The Scottish Parliament may need a new funding formula due to the implications of the UK voting to leave the European Union, MSPs have been told.

Questions surrounding Holyrood's funding settlement, which was only finalised between the Scottish and UK Governments in February, were raised by Professor Graeme Roy of the University of Strathclyde's Fraser Allander Institute at a special parliamentary committee meeting on the ramifications of Brexit.

Prof. Roy, who previously served as the head of the First Minister's policy unit, said the current settlement provides "no other mechanism" to replace lost EU funding other than tax raising powers or funds provided through the Barnett formula from central government in Westminster.

He said: "A side issue involved in all of this is: what are the fiscal implications for this?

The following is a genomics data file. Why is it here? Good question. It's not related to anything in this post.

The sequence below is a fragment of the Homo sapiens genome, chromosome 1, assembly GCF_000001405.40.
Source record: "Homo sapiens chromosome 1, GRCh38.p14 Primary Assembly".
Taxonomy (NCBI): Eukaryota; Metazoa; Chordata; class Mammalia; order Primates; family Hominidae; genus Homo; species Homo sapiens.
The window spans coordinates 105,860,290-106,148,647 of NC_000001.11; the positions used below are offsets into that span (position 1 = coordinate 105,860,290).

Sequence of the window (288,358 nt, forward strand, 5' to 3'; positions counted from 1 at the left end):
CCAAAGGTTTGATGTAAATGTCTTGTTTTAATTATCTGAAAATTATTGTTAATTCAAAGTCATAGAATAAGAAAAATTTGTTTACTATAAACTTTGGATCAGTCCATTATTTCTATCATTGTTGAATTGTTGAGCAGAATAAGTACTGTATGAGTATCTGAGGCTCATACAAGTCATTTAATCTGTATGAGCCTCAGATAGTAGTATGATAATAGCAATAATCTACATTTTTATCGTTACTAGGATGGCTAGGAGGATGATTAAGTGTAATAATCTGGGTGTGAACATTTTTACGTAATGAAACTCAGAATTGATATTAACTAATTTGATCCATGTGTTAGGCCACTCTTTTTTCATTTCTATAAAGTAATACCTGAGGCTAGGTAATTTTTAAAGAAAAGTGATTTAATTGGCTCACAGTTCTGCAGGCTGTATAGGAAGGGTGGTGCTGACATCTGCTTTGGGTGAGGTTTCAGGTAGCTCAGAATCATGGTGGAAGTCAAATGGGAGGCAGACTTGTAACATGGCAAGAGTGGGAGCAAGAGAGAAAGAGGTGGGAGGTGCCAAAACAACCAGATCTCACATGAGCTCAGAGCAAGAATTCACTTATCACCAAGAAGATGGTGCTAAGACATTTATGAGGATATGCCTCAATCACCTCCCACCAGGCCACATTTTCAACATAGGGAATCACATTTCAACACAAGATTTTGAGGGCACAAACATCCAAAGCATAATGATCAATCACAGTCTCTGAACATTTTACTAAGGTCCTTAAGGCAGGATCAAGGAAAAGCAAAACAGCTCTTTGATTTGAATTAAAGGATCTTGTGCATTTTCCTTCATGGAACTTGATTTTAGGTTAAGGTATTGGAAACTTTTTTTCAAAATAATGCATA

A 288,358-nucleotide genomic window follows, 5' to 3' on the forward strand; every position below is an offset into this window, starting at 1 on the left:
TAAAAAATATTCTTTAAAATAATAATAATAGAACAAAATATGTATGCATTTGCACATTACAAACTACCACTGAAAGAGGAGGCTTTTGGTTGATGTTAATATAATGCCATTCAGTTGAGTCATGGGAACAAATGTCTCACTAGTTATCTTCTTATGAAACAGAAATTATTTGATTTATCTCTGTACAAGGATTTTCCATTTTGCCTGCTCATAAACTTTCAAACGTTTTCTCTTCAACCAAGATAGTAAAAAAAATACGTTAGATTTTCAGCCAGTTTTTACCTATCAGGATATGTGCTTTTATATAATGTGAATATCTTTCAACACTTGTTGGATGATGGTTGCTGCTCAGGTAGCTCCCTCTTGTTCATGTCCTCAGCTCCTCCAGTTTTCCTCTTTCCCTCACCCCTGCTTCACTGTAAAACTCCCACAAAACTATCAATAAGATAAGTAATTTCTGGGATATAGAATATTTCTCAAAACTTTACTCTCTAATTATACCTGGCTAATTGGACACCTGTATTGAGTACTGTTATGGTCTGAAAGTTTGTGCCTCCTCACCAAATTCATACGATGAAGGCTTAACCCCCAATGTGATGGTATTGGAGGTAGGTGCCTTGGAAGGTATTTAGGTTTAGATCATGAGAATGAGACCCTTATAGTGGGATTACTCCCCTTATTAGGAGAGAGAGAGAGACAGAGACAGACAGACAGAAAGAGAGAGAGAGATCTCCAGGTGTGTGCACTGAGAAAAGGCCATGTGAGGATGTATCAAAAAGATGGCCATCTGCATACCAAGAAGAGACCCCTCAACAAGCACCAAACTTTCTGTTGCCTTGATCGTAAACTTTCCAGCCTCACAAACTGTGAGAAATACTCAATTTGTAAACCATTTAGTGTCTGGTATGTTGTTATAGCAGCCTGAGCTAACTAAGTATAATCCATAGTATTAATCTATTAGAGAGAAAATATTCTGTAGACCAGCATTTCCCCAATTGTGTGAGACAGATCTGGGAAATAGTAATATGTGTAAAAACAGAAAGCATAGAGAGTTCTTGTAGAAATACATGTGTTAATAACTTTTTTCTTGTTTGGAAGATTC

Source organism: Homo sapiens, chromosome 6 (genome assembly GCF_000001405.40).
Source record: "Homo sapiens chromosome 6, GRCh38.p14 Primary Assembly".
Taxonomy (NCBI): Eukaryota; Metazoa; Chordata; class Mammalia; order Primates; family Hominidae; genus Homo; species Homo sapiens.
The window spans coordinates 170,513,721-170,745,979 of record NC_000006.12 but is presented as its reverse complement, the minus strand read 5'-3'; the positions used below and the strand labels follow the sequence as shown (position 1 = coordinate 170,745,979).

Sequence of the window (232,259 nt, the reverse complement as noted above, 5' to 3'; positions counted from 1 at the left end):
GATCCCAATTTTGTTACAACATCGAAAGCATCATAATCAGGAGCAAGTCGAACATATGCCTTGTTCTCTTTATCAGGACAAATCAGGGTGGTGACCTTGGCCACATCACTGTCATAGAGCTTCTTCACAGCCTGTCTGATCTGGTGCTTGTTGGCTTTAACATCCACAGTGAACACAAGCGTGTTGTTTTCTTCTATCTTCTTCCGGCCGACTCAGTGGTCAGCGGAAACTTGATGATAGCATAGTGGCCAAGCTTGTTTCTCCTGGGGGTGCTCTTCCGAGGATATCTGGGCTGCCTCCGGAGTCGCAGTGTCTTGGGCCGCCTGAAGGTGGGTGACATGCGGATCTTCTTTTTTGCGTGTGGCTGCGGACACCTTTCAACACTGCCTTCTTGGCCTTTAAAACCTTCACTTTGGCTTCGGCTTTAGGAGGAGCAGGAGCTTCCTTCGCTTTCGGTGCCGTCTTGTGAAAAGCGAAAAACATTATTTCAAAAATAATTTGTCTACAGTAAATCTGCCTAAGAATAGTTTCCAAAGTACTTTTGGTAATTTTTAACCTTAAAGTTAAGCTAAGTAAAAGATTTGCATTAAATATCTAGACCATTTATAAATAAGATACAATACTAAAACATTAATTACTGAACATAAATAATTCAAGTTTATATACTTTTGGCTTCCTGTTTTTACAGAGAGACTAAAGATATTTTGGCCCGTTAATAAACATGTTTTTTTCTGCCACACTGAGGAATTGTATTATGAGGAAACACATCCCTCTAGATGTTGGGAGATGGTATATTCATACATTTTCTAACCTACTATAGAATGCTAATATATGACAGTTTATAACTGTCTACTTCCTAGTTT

"The potential transfer of new powers to the Scottish Parliament but the new fiscal framework is quite clear - you either have Barnett or you have the tax raising element.

"There is no other mechanism through which other funds could come from at the moment.

"But if you take something like Common Agricultural Policy (CAP) payments. We are about 8% of the population but something like 18% of CAP payments in the UK come to Scotland so how would that come into the Scottish Parliament's budget?

"It won't come through the tax revenue bit, if it comes through Barnett then you would get 8% of the equivalent spending in England and Wales, and that's certainly not 18%."

The current funding arrangement was agreed after a series of negotiations between the two governments.

The "continuation" of the Barnett formula was part of 'the vow' signed by the then leaders of the Conservatives, Labour and the Liberal Democrats in an article published by the Daily Record newspaper during the final stages of the 2014 independence referendum.